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Marmoleum surfaces, subway tiles and traditional booth seats enhance the fifties diner look of this family kitchen

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Many homeowners request a restaurant-quality kitchen, but not so many want to re-create a fifties diner. But that is precisely what the owner of this new kitchen wanted, say architects Emily Little and Paul Clayton of Emily Little Architects.

"The owner liked the idea of a kitchen for a short-order cook – a place where she could provide diner-style service for the family," says Little.

The new kitchen was part of an extensive remodeling program that created a large family home from two former duplexes. As the kitchen occupies the original garage space, there was plenty of depth to provide a series of separate work and seating areas. These include a traditional dining booth with bench seats, a curved bar, pantry, and separate food preparation area – similar to the back-of-house facilities in a restaurant.

The materials, notably the stainless steel countertops, white subway tiles and the Marmoleum floor, table and bar tops, also reference the fifties diner concept.

"For this project, we specified dark orange Marmoleum inset with yellow circles," says Little. "We wanted to create a fun atmosphere – this is a very lively family kitchen. The simple geometric elements repeat a theme that appears elsewhere in the house."

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Little says Marmoleum was also specified for its environmental status, as it is a natural linseed-oil based product with no off-gassing.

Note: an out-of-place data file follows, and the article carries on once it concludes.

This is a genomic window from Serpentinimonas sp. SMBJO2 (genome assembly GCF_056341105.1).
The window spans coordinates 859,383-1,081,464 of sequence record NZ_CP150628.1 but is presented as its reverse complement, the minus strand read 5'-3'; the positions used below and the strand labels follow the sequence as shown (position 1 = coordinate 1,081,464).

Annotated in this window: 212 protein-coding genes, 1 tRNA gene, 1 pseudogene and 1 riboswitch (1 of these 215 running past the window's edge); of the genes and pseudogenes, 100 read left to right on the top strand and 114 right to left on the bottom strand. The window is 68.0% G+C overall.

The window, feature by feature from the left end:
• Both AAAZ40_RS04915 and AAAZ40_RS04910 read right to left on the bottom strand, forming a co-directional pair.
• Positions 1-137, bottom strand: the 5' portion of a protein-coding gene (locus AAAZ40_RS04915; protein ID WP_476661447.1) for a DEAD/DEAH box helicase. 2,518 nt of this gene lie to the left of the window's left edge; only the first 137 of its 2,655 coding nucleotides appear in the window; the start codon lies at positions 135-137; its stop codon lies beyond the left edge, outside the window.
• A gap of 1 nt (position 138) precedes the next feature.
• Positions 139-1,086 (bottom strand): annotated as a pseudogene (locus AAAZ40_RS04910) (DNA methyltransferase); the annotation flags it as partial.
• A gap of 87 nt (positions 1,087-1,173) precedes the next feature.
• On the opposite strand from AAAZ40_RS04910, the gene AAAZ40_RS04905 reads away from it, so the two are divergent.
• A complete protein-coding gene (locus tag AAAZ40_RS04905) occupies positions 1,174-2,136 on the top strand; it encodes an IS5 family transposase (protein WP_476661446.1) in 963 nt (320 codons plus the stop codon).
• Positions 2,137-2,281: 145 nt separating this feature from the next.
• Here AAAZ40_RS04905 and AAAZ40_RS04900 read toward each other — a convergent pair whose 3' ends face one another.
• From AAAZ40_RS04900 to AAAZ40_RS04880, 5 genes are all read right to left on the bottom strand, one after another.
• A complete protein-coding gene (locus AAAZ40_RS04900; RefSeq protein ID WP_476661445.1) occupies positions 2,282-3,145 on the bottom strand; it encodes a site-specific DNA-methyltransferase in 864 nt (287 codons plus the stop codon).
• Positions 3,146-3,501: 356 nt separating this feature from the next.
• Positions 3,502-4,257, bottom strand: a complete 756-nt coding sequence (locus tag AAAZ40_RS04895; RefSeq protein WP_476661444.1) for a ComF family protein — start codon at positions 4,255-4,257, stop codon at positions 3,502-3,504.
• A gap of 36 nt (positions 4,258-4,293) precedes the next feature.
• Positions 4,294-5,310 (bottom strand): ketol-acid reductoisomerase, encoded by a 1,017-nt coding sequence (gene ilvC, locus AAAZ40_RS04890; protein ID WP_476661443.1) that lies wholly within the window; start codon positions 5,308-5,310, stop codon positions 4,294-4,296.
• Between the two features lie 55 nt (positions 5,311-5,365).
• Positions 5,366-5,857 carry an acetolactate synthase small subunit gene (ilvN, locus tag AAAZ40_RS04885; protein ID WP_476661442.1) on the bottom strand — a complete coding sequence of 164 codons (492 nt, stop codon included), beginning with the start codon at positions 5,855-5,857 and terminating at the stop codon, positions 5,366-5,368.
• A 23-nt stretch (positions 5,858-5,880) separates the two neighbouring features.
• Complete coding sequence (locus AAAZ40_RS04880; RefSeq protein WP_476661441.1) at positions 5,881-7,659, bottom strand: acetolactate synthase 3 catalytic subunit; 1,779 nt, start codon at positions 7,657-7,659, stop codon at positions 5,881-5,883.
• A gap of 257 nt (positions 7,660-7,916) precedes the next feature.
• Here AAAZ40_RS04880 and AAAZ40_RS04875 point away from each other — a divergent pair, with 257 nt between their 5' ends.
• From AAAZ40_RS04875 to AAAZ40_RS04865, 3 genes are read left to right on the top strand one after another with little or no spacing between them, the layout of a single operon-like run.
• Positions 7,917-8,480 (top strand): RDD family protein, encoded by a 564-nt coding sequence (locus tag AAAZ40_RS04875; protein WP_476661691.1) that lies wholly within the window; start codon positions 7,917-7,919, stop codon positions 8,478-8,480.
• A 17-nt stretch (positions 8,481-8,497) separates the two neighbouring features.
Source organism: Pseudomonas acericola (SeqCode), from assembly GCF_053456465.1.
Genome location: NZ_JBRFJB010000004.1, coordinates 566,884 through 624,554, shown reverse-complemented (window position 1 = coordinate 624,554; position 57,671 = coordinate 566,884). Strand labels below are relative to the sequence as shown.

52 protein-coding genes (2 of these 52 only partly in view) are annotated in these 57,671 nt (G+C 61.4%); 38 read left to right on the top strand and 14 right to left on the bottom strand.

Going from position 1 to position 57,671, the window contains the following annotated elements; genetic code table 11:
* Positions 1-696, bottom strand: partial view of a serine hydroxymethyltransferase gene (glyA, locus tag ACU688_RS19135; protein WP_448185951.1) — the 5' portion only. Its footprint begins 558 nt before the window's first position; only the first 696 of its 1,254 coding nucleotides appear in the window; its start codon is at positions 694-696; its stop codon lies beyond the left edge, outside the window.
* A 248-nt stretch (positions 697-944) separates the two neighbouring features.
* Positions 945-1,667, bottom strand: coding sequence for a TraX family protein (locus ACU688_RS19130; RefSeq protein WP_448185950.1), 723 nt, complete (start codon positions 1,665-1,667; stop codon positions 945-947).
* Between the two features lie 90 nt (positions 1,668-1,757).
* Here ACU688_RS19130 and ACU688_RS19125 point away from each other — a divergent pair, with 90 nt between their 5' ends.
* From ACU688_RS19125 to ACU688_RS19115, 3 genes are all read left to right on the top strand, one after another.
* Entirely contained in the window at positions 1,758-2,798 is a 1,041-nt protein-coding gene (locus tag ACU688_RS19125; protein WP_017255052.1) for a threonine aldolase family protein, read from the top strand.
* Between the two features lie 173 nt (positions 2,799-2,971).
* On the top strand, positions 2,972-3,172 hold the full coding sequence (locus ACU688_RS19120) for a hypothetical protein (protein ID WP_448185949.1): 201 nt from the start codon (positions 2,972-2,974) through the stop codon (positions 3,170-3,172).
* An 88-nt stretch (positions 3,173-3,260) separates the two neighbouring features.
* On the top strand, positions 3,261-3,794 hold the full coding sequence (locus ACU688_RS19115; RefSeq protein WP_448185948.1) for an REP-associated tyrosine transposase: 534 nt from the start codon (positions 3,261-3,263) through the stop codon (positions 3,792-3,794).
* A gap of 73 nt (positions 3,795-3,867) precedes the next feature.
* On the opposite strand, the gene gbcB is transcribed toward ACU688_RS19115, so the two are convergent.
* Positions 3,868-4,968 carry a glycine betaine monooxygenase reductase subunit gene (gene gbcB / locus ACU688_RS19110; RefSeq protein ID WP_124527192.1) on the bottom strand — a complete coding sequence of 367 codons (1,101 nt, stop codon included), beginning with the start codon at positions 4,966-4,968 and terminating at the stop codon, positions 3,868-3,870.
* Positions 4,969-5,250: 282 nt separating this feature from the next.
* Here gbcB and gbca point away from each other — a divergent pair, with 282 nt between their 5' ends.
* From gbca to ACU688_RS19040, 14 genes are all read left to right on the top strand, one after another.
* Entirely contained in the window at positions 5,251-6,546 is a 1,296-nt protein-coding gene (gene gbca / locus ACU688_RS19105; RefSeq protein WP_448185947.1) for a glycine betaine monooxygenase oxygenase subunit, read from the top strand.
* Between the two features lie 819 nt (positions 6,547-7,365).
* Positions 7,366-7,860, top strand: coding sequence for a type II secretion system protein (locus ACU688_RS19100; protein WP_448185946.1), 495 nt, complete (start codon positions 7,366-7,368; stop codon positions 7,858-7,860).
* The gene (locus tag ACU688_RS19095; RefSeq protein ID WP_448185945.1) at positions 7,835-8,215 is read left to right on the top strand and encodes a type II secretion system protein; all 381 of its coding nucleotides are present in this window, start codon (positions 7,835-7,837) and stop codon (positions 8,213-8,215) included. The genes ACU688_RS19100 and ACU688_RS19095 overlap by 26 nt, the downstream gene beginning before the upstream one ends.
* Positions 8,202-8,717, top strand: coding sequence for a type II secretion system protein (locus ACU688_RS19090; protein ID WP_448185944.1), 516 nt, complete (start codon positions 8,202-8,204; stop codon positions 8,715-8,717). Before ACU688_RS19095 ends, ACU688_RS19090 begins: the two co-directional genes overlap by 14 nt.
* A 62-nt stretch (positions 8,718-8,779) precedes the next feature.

Another influence in the design and materials was the owner's interest in Japanese culture. Simple maple cabinetry features in the main kitchen area, while a Japanese tansu-style cabinet in front of the stairs has rift-sawn, book-matched white oak doors.

Overhead display cabinets have orange-painted interiors, reminiscent of a Japanese lacquer box. Again, these were designed to enliven the kitchen. Similarly, colorful doors on a microwave cabinet repeat the colors of the walls and furniture, further enhancing the whimsical look.

First published date: 04 April 2008

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Credit List

Architect Emily Little, AIA – principal, Paul Clayton, AIA – project architect, Emily Little Architects (now Clayton Levy & Little Architects, Austin, TX)
Doors and windows Aluminum-clad wood from Kolbe & Kolbe
Flooring Marmoleum; red oak
Cabinetry Maple
Tansu cabinet and bar front Rift-sawn white oak
Countertops Stainless steel; Marmoleum, sealed with paste wax and installed by Fashion Floors
Wall tiles White subway tiles from Paltile; Häfele rack system
Paints Benjamin Moore
Screen on stairs Translucent glass panels with imbedded reeds by Lumicor
Stair railing Hand-forged iron by Todd Campbell, Fisterra Studios
Kitchen sinks Franke main sink; Elkay preparation sink
Faucets Grohe
Water dispenser Insta-Hot
Range and ventilation Wolf
Refrigerator Sub-Zero Story by Colleen Hawkes Photography by Thomas McConnell